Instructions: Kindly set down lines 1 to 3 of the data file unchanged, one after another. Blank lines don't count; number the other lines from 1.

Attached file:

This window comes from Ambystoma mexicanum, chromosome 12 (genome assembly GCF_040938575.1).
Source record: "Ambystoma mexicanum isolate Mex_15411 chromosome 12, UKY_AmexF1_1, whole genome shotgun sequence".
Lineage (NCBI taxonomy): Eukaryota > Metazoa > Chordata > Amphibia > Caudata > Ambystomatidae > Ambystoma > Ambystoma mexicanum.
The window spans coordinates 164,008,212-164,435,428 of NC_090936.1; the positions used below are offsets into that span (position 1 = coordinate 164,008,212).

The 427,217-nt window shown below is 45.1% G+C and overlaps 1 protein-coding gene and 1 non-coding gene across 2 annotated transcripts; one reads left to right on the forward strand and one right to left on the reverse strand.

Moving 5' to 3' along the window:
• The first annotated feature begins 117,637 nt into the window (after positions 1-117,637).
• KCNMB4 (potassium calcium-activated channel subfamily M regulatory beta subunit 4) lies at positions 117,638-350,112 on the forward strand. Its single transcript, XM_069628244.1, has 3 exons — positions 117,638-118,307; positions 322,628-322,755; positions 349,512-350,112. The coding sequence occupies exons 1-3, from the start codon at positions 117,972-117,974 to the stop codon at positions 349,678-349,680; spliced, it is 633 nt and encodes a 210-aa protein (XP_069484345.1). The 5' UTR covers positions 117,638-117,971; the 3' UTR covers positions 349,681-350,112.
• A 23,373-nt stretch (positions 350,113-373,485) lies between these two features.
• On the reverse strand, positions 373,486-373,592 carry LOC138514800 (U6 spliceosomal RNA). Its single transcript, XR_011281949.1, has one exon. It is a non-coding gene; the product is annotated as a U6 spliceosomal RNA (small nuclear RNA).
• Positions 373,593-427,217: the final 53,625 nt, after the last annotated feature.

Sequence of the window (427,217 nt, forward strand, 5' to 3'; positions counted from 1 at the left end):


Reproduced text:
This window comes from Ambystoma mexicanum, chromosome 12 (genome assembly GCF_040938575.1).
Source record: "Ambystoma mexicanum isolate Mex_15411 chromosome 12, UKY_AmexF1_1, whole genome shotgun sequence".
Lineage (NCBI taxonomy): Eukaryota > Metazoa > Chordata > Amphibia > Caudata > Ambystomatidae > Ambystoma > Ambystoma mexicanum.